Nadal survives Gulbis scare to reach Rome final

By Paul Virgo

ROME (Reuters) - Third seed Rafael Nadal survived a fright to reach the Rome Masters final with a 6-4 3-6 6-4 win after Latvian Ernests Gulbis had exposed chinks in the clay specialist's armor on Saturday.

Nadal next meets fellow Spaniard David Ferrer, who took advantage of Fernando Verdasco's capitulation to beat his exhausted compatriot 7-5 6-3.

Former world number one Nadal looked to have regained his old dominance on red dirt after an injury-hit 2009, cruising into the last four here after winning the Monte Carlo Masters with ease two weeks ago.

The unseeded Gulbis made a poor start, double faulting and hitting a backhand wide to surrender serve in the first game.

He overcome his nerves though and Nadal had to save two break points before eventually taking the set.

The Latvian could have had his opponent under even more pressure with his booming serves and forehands if he had not fluffed a number of chances, including a set point he netted on Nadal's serve.

LEAPING AROUND

In the final set the Spaniard was feeling the heat and failed to put away break points in the sixth and eighth games.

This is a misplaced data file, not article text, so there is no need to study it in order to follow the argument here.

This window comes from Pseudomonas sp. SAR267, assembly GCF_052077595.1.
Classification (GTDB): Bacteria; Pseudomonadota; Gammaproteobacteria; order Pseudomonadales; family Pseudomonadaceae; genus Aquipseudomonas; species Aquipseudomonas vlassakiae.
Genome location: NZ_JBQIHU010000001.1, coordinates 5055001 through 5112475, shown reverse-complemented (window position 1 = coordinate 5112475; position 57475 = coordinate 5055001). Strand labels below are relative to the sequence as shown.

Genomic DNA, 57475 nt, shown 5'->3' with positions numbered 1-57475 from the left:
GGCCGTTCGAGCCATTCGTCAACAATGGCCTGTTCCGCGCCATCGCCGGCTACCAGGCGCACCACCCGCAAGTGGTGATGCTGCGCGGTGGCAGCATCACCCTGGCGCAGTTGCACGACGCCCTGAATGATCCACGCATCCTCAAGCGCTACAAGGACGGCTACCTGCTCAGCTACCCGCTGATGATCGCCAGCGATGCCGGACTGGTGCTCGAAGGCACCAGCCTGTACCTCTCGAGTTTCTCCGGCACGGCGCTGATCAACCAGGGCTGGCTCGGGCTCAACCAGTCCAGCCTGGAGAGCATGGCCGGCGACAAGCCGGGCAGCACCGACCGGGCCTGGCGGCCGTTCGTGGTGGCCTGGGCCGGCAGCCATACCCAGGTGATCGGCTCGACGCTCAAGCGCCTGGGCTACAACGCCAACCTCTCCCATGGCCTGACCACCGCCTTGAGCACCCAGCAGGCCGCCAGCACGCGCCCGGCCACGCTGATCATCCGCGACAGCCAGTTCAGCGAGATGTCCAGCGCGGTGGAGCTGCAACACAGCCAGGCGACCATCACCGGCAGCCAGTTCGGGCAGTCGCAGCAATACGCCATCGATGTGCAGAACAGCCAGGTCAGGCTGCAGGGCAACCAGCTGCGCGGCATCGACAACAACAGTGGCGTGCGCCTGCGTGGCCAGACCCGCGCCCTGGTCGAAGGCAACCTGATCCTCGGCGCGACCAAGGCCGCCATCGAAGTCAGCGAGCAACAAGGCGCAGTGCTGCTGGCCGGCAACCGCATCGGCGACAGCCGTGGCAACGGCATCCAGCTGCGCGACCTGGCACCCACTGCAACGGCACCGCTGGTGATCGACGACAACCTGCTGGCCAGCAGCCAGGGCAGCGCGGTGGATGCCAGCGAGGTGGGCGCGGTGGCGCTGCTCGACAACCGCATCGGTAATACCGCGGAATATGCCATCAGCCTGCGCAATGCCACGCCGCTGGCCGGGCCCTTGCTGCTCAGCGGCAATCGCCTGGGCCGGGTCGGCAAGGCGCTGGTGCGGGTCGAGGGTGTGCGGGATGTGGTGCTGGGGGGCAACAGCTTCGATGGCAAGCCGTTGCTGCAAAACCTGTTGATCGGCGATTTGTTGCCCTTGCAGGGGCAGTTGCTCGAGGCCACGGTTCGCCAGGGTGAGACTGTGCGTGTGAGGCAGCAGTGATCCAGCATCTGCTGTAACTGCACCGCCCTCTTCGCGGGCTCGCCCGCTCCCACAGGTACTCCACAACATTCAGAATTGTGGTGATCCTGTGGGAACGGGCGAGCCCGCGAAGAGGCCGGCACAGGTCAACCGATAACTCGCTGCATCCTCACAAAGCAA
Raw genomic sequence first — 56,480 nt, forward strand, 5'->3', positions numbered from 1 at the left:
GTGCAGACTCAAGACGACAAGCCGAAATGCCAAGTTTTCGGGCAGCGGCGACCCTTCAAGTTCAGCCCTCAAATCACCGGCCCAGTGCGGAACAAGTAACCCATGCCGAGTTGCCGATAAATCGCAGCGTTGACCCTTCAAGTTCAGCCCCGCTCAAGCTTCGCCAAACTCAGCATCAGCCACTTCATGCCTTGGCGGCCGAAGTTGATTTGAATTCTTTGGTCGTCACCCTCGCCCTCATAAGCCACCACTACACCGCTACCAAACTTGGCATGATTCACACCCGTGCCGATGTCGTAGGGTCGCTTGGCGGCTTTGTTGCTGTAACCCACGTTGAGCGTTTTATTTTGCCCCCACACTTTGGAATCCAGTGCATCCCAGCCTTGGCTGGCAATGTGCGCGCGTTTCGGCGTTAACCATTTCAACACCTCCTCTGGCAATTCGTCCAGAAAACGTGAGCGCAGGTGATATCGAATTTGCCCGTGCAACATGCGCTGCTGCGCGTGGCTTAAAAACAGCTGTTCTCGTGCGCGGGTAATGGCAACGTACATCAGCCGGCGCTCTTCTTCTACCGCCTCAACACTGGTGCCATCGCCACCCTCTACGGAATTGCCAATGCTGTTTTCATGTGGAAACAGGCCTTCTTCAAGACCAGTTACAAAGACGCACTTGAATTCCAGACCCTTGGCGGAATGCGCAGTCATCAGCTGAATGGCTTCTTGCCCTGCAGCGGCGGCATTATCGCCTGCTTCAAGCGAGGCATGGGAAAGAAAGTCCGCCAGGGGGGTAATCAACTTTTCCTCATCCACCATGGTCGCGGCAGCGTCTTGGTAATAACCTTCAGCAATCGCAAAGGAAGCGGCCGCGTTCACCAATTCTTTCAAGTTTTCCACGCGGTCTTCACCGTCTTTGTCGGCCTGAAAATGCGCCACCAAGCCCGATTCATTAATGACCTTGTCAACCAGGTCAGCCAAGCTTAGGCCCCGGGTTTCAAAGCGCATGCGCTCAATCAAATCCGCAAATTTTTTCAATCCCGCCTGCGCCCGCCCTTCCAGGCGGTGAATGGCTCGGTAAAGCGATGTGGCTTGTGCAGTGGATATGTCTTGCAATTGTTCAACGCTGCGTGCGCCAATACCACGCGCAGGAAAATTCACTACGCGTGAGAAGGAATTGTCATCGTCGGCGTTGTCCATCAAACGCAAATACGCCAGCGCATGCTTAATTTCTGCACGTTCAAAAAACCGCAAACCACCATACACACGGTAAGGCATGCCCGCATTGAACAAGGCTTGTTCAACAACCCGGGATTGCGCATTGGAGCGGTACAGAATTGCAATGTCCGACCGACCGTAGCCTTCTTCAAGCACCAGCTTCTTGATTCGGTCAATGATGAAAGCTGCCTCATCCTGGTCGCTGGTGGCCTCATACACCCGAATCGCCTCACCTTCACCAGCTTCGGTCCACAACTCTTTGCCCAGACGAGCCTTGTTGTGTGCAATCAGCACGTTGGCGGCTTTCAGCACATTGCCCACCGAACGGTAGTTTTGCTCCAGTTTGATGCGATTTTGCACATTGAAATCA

Ferrer, the 13th seed, knocked out world number five Andy Murray on his way to the last four but appeared to be outgunned by Verdasco early in the other semi.

However, his concentration snapped and he lost the next eight games to go a set and 2-0 down in the second.

Verdasco, who needed more than three hours to oust world number two Novak Djokovic on Friday, staged a brief comeback by breaking Ferrer after being jeered by the crowd for his wild shots.

He then surrendered serve again and eventually went out, exhausted as he tried to reach his third consecutive final after Barcelona and defeat by Nadal in Monte Carlo.

"I was tired, not just after 5-1, ever since I woke up," Verdasco told a news conference. "He broke me for the first time, got confidence, saw that I was tired and the match changed completely.

"When your legs don't go like you want against a player like this, your chances are very small."

(Editing by Tony Jimenez)